While writing my last book I came across a PhD study that showed how the one thing that connected disparate Chinese people who did not accept government propaganda was that they had read fiction voraciously growing up: they could imagine a different way of experiencing the world to the one doled out by the CCP. It reminded me of my father in the Soviet Union, for whom poetry was a path to political rebellion, a way of changing ‘frames’ so radical it undermined the edifice of identity all around him. Perhaps poetry is the vaccine from the information virus.
Even today my father was still overturning perspective with every new poem he posted on his Facebook feed: he told the story of the virus from the point of view of rats undergoing vaccine experiments; of an information virus jealous of the coronavirus. He imagined trying to record the voice of the virus, bursting into a laboratory and breaking a test tube to gather its triumphant tones. Other poems satirised the quotidian. There was one about not being able to get through to a solicitor to make his will . . .
Or else I thought that was a poem – but then the next day he called and asked why I hadn’t gotten back to him. ‘Can’t you see we’re facing a crisis with how to plan for death?’ he asked me. I apologised and explained I’d read his post as poetry, rather than as a cry for help, confusing his regular voice with his poetic one. I said I would help source a solicitor in London as soon as my radio work allowed.
I asked a friend of mine, Devorah Baum, about how our relationship to our elders, or just the elderly, had shifted during Covid-19. ‘We have both put our parents onto a pedestal and protected them, but at the same time that protection and worship is a way of controlling them,’ she mused. ‘Now they are the helpless ones who, much like when we were infants, depend on us.’ We had gone from ‘herd immunity’ to protection, but that protection was also a form of control.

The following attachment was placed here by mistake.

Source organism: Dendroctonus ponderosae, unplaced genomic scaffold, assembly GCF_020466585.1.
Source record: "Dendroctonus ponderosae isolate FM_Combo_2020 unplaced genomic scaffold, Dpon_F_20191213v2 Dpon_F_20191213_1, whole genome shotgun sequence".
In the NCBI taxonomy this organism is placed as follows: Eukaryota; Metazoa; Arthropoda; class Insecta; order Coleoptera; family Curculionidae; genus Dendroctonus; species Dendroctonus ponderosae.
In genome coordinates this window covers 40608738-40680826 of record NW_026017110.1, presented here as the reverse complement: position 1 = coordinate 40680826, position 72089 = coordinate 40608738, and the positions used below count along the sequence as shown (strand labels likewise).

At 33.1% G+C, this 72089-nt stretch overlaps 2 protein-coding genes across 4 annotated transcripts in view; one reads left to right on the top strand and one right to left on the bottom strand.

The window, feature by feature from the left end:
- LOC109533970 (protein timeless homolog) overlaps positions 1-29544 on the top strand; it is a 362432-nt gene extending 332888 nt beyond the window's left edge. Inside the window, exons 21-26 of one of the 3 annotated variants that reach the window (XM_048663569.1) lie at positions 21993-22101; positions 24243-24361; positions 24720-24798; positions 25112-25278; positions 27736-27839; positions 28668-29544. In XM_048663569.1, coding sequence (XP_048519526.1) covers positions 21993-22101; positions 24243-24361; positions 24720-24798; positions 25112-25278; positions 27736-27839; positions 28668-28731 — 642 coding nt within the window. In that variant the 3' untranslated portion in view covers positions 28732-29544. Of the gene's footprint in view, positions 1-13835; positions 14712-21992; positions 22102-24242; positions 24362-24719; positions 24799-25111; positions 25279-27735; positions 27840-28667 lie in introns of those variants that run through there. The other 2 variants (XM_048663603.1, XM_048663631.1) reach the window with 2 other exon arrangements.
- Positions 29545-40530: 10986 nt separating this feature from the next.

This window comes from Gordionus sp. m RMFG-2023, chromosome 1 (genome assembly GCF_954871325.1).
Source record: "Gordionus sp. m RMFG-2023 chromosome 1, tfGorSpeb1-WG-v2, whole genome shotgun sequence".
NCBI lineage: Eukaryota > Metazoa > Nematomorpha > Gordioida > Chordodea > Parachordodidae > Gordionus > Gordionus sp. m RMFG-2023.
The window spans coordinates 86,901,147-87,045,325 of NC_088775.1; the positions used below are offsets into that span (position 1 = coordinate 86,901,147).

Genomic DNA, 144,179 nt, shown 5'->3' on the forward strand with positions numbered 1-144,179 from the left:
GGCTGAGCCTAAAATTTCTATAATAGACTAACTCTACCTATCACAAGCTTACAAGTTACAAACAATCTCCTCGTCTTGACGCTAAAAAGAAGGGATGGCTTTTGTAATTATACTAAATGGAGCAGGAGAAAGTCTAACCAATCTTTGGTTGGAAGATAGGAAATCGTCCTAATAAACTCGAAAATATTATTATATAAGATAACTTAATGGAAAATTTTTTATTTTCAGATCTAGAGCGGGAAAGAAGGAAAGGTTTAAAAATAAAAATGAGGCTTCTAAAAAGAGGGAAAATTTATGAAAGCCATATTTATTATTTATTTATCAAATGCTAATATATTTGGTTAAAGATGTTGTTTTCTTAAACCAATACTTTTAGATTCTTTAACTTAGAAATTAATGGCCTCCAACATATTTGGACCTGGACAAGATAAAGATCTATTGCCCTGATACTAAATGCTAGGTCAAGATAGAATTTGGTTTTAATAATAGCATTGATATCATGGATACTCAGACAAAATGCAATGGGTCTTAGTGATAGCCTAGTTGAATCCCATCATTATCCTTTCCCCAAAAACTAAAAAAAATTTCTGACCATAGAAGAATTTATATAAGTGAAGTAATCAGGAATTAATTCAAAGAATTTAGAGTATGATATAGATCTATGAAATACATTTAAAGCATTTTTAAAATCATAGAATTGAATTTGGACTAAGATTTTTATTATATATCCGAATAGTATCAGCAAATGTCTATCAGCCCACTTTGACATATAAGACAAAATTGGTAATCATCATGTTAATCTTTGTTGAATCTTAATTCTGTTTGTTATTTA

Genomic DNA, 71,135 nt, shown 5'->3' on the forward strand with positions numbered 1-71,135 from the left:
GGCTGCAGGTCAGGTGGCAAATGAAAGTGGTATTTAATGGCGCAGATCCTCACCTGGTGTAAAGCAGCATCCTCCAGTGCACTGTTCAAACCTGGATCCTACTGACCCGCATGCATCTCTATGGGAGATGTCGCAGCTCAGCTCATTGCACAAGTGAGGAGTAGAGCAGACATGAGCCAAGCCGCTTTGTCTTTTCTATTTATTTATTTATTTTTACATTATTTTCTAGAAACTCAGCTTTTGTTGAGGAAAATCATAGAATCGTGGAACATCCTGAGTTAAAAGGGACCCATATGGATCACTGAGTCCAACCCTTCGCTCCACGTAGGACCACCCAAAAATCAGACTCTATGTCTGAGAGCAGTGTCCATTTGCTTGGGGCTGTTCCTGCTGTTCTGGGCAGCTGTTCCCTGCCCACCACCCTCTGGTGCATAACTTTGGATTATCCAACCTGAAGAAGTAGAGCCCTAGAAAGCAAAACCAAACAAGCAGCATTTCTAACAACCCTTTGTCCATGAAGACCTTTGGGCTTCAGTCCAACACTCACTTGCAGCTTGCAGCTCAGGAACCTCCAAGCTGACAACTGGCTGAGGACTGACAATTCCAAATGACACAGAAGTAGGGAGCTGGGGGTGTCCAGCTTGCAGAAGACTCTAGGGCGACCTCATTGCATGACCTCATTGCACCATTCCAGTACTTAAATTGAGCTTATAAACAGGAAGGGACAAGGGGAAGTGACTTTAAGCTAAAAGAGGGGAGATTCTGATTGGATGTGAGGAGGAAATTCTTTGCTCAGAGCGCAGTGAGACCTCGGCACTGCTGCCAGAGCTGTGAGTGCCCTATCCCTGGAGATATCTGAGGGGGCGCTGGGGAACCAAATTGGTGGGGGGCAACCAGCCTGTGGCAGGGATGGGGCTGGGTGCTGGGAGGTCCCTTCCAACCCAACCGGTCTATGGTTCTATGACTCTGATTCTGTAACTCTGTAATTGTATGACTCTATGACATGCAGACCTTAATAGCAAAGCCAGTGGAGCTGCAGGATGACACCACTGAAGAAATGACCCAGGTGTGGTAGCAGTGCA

I wasn’t surprised to see that father’s latest poem was all about this new dynamic:
‘It’s cold. Steam comes out of her mouth.
The doctor says she has the Spanish Flu.
A shadow passes over my mother’s face. She’s dead.’
That’s by Mikhail Zoshenko.
But who will describe my cough?
Zoshenko’s mother was lucky.
Isn’t my son a writer too?
Yes – but the borders are closed.
He won’t be able to fly here
As they say, in good time.
It’s all very well thinking of radio as a metaphor to overcome death, but it’s children who guarantee immortality, and who are truly in power.
After I had finished my radio show, and it was released, my father messaged me. ‘I listened to your program. Very good. Your voice sounds personal. Born for radio by me.’ I told him I now felt fully recovered from Covid-19, and had been asked to make a new, ten-part series for the BBC. It had been nice to get away from the social science and just work on recording voices and storytelling. I felt at ease spending my days in the ‘spaceship’ of the studio: when Covid-19 has ruptured so many patterns, I felt like I was continuing my dad’s.
In Prague, his poetry seemed to have made peace with being made the sacrifice – or perhaps he was now playing with the idea that risk was a better fate that being controlled by his own children. I couldn’t tell.
It is good we are the prey.
We walk slowly. Sit in the sunshine. Pause in the window (without masks)
He doesn’t hurry. Aims. Wipes the sweat from his brow.
He takes pleasure in choosing who to hit and where:
In the sinuses, lungs, throat.
Yes it is good we are the prey.
Because if it were the children
Where would we hide them?
In the cellar? The loft?
We would shout: ‘I will tear your ear off if you dare peak out!’
And afterwards we would walk around with an ear in the hand:
That is not something you can just throw in the bin.
And this sniper is a sophisticated type.
He loves his job.
He shakes the moth balls from his suit.
Picks up a retro suitcase.
Comes round and rings the doorbell.
‘You have mice?’
‘No we have a cat. The cat catches the mice.’
‘What about Bats?’
And he just stands there quietly.
Refuses to leave.
While you hide the children in the pantry.
To summarise: we are lucky.
Let me open the window. Let him take aim.
After work at the BBC the other day I came home to find my own children, ten-year-old twins who haven’t seen a school room for two months, on a Zoom call with father. He’s been giving them lessons while school’s been off. Largely, he spends the time teaching them to write poetry. He thinks one, at least, may be a poet like himself.
Image © Dean Hochman
Poems translated from the Russian by Peter Pomerantsev